Foxley Kingham

Foxley Kingham Medical


HM Revenue & Customs has kicked the ‘Making Tax Digital’ can down the road for another year. You could be forgiven for hoping that this would mean you could put off thinking about it for a while, however, unfortunately for many, this is not the case. Why? Well, if your accounting period is anything other than 5 April (or 31 March), you will be affected a year earlier than other sole traders, partnerships or rental businesses.

For Background

Specific rules determine the basis period in certain cases, including the early years of trade.  These rules can create overlapping basis periods, which charge tax on profits twice and generate corresponding overlap relief. Overall, this basis of taxation is referred to as the current year basis. Currently, you can have a situation where two identical businesses pay tax at very different timescales because of their difference in basis periods.

HMRC is proposing to amend the basis of taxation to a tax year basis with effect from 2023 to 2024, so that a business’ profit or loss for a tax year is the profit or loss arising in the tax year, regardless of the accounting year-end. This would remove the current year basis rules and remove the creation of overlap relief.

The policy objective is to simplify the taxation of trading profits; however, the change would result in a transitional period from 2022 to 2023 to be ready for the new rules. The transitional period would mean that businesses that do not have an accounting date aligned to the tax year will be brought in line, and all overlap relief utilised at that point. The tax year basis would then start in the year 2023 to 2024.

Back to what will change and how it impacts

Hopefully, we have kept the audience who may be impacted still with us!  Although it still is a tough sell if we look at the dates involved, preparing for the tax impact is better done sooner as we can estimate consequences based on the information we know – to soften the blow or possibly implement contingency planning.

So, Making Tax Digital (MTD). The introduction for VAT registered businesses is already underway and next up to the podium is the Income Tax Self-Assessment (ITSA) for sole traders and landlords. Irrespective of their accounting year-end date, this group will be subject to submitting quarterly online ‘updates’ every 30 June/5 July, 30 September/5 August, 31 December/5 January and 31 March/5 April from 6 April 2024 plus a final ‘annual return’ to cover the accounting period.

To ‘simplify’ the new Making Tax Digital regime, HMRC is going to usher in a change in the period of profits that are taxed in a given tax year.  When Making Tax Digital requires you to submit five updates from the current one annual return, there has to be streamlining somewhere!

From 6 April 2024, the basis period for taxing profits will change to a ‘Tax Year’ i.e. profits will be taxed for the tax year 31 March/5 April, rather than your accounting year. So, if we take as an example a 30 September year-end – from 6 April 2024, six months of profits for the year ended 30 September 2024 would be added to six months of profits from the year ended 30 September 2025.  You can see that you would need to prepare accounts for two accounting periods to establish the tax liability due in a given tax year!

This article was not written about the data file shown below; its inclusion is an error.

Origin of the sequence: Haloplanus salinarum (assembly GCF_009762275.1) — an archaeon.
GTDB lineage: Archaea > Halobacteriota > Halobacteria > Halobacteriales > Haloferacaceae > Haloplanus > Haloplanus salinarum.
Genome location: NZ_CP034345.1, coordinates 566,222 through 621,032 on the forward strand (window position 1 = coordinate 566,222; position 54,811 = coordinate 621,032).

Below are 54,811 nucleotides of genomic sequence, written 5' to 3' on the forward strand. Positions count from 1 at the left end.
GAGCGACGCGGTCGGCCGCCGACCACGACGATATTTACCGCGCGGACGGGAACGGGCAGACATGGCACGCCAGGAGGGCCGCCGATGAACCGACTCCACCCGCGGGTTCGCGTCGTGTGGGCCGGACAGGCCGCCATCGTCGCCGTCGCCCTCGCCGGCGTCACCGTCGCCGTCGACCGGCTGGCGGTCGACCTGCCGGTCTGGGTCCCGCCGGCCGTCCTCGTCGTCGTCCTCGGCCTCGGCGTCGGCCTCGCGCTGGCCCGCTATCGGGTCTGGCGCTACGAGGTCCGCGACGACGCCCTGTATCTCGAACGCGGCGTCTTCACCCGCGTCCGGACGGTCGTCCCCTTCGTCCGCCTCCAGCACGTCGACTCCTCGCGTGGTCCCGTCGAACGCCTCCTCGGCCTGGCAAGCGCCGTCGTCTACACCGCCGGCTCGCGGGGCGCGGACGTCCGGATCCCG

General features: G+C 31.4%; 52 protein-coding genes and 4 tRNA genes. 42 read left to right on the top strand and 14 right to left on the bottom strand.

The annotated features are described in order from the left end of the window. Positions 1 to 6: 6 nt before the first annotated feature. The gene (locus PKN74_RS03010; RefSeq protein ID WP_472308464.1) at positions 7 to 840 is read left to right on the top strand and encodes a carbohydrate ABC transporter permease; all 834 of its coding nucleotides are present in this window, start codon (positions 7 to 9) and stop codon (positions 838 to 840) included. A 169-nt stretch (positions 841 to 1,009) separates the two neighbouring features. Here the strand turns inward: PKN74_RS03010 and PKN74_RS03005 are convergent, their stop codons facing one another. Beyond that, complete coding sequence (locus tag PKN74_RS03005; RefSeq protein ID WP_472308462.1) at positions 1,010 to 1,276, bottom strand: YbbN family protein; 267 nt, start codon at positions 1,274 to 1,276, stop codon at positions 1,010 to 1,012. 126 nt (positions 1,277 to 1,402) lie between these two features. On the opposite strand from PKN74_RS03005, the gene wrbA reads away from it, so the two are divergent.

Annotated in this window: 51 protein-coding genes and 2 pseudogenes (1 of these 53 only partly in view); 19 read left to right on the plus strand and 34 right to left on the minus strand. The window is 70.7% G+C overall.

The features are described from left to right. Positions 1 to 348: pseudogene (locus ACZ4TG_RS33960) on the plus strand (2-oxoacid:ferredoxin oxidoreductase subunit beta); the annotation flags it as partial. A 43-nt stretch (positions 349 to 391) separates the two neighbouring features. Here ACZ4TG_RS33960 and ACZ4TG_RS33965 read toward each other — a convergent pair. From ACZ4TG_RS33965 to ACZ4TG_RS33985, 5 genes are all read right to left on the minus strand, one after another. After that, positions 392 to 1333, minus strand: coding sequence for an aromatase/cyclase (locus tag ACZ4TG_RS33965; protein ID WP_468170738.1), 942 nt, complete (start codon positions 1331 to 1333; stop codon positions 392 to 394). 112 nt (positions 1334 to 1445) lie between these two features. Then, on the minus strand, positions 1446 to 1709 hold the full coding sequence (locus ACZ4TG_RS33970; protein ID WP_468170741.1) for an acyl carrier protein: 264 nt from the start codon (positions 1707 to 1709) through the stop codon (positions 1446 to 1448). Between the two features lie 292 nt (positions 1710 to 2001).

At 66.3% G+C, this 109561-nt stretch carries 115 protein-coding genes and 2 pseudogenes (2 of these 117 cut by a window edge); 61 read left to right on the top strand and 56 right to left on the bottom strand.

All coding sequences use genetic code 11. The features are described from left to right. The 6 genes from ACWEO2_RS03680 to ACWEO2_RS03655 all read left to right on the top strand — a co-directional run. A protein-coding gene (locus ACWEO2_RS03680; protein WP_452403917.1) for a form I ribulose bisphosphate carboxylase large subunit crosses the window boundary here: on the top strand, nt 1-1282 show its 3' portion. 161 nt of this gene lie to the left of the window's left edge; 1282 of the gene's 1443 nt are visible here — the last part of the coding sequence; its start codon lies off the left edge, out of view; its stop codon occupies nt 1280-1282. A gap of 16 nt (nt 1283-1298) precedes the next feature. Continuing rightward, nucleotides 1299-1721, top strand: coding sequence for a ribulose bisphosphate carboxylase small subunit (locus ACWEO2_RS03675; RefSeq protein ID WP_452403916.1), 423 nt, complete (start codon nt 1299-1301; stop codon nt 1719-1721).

So, what will happen in the new regime?

Our example means that in the 2023/24 tax year, a trader would usually be taxed for the year to 30 September 2023 and without adjustment, the six months of profits from October 2023 to March 2024 would be “missed”. To align the taxable periods, these profits will have to be brought into the tax return, making 18 months of profits taxed in one year in the transition period.

You will be able to get some respite from this additional period of profits with overlap relief – offset the additional profits chargeable to tax under this transitional alignment period.

So if a trader had profits of £20,000 in the year ended 30 September 2023, and £24,000 in the year ended 30 September 2024, but only £6,000 of overlap relief, the taxable profit would look like this:

2023/24 Example of Basis Period Change e.g.
Profits year ended September 2023 £20,000
Profits October 2023 – March 2024 £12,000
Total £32,000
Less Overlap relief (£6,000)
Total taxed 2023/24 £26,000


If the overlap relief is large enough, the profits over that extended period will likely fall roughly in line with your usual profits level and cash flow will not be affected.

What if your start-up was a slow burn or was many moons ago and the overlap relief calculated is minimal compared to the profits of the extended transitional period?

This scenario could cause a big jump in the tax and the payments on account due in January and July 2025.  HM Revenue & Customs are looking to smooth this potential cashflow issue by allowing an election to spread any excess profits found in the transition year over up to five years.

In summary 

If you have an accounting year-end that does not fall on 31 March/5 April you may want to check out what your overlap profits are to have an overview of the potential impact to you in the coming years under the new regime.  We will of course be assessing this on behalf of our clients and making recommendations on how this will affect you and what you can do to manage it.  Speak to your Foxley Kingham account manager for more information.